17 Things You Thought Were True, But Have Actually Been Debunked By Science

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7. Neanderthals were a less evolved human ancestor

First of all, let’s get one thing straight: Neanderthals aren’t ancestors to modern humans. The two species lived at the same time, mostly in different areas of the globe. When the species did cross paths, there’s even evidence that they interbred. But the evidence doesn’t suggest they were cognitively inferior to humans. Fossils show Neanderthals made tools, used fire, cleaned their teeth, ate medicinal plants, buried their dead, and maybe even cared for their sick and wounded. Scientists no longer think Homo sapiens wiped out their Neanderthal cousins. Neanderthals likely were already dying out as the climate changed, while modern humans’ trade networks, diverse diets, and innovative tools helped them survive.

Pinterest

8. Earth is the only planet with water

Of course, we have yet to find any intelligent life living off interstellar water, but H2O isn’t unique to Earth. Dark streaks that change on Mars suggest there isn’t justice on the Red Planet—liquid salt-water likely flows on it. What’s more, NASA discovered that beneath a layer of ice on Jupiter’s moon Europa, there’s an ocean containing twice as much water as we have on Earth. Could faraway planets with water sustain intelligent life? Only time will tell.

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Space.com

9. It takes seven years to digest chewing gum

Don’t freak out if you can’t find a trashcan and need to swallow your gum. The truth is that your body can’t digest gum, not even in seven years. That doesn’t mean it sticks inside your system, though. It will pass through your digestive system without being broken down, then come out in the bathroom like anything else. If kids swallow too much, the gum could block their intestines, but that’s extremely rare. Don’t miss these other 21 common food myths you need to stop believing.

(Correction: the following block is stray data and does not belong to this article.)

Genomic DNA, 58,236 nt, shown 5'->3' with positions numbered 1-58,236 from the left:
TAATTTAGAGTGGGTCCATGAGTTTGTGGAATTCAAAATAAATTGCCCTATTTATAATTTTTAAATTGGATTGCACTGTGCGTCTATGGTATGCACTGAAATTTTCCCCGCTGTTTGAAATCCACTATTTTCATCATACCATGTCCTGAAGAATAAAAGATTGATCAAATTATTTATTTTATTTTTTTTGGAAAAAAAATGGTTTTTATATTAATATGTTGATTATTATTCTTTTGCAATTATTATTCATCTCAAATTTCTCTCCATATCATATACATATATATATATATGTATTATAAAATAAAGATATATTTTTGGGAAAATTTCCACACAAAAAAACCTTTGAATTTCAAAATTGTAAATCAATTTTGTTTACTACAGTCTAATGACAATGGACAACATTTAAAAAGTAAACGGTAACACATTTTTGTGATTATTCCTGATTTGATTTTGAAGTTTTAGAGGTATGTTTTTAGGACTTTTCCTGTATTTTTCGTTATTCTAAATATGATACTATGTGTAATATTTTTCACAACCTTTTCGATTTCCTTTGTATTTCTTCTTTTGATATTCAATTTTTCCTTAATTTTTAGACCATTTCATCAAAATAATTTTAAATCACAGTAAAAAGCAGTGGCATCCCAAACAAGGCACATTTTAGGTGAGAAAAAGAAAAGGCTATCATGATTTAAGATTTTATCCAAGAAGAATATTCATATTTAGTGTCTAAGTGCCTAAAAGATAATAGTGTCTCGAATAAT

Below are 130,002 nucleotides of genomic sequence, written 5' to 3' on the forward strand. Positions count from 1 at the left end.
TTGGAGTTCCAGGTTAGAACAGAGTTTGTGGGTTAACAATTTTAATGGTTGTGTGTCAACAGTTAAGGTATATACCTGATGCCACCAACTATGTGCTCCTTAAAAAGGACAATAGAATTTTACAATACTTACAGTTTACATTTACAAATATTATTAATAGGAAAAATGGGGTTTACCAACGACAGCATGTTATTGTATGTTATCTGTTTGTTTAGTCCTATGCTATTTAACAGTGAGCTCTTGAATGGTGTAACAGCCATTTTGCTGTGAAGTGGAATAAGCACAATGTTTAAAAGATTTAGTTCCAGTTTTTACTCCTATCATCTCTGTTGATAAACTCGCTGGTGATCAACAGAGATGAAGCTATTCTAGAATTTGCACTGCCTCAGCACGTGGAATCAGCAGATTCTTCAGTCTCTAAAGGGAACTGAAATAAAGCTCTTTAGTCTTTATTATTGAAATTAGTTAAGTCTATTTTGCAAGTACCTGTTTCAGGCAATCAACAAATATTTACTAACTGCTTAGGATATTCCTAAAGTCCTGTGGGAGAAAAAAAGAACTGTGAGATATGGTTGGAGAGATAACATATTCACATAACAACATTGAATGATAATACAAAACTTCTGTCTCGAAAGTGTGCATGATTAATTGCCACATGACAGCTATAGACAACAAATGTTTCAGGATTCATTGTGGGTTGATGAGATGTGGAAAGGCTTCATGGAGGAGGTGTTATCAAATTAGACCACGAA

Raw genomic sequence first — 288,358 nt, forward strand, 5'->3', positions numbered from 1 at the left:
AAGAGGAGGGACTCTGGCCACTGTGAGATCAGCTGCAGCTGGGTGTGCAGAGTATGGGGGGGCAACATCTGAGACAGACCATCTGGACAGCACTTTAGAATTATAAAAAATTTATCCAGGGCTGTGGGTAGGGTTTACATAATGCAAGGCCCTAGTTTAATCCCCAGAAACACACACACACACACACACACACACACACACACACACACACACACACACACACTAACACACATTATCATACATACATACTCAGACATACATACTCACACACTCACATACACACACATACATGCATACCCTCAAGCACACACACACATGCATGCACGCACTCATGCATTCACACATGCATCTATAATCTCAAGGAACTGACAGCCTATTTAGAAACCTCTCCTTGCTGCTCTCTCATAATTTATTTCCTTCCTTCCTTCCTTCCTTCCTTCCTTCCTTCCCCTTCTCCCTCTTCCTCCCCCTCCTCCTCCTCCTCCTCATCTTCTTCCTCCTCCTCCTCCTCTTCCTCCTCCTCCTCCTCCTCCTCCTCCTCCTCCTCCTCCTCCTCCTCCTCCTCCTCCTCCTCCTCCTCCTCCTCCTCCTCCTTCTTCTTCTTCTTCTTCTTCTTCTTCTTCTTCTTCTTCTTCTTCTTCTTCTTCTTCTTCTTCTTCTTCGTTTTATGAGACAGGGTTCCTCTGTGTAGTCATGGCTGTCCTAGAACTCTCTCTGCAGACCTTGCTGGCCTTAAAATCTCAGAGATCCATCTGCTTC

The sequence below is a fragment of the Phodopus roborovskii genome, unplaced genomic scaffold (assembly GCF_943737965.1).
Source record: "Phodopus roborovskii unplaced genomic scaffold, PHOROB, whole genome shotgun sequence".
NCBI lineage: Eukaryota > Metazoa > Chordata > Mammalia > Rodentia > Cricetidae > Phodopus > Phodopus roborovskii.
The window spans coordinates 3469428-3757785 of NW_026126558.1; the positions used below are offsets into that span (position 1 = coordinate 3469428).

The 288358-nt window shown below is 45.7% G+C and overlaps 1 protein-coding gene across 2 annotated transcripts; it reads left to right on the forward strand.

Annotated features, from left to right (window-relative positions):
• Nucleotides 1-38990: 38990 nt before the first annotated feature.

Aunty Acid Buzz

10. Goldfish have three-second memories

Fish are smarter than you thought. One study found the freshwater fish African Cichlids could remember the feeding zone of an aquarium after moving to a different tank for 12 days. Lest you think goldfish are any different, another study looked specifically at goldfish and whether they could tell the difference between two different classical songs. They weren’t quick learners, but after more than 100 sessions, the fish would bite a bead associated with the correct song 75 percent of the time. If their memories were really three seconds, that kind of training wouldn’t be possible. Find out why we’re so likely to remember (and repeat) false information.

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thenakedscientists.com

11. A penny dropped from the Empire State building could kill

The story goes that even an innocent penny dropped from the 1,250-foot-tall Empire State Building would build up enough speed on the way down to kill a bystander below. In reality, though, it wouldn’t do much damage—if any. First of all, air resistance called “drag force” would mean the penny would stop accelerating at some point, and reach its max speed about 50 feet from its drop point, according to Scientific American. By the time it reached the ground, it would be moving just 25 miles per hour. That might sting, but it wouldn’t be enough force to break your skull. MythBusters took the theory to an extreme and shot a penny at 3,000 feet per second, but even that wasn’t strong enough to break bones. (For more Americana myth-busting, read these false “facts” about U.S. presidents that everyone still believes.)

The Sun

12. Ostriches bury their heads in the sand

The birds would die of suffocation if they actually stuck their heads underground when scared. Instead, they actually lie with their head and neck flat against the ground if a predator is approaching. Their light-colored head and neck blend in with the ground, which could explain why people assumed their heads were underground from far away, according to the San Diego Zoo. For more animal facts, check out the 12 of the smartest species on the planet.

Daily Mail

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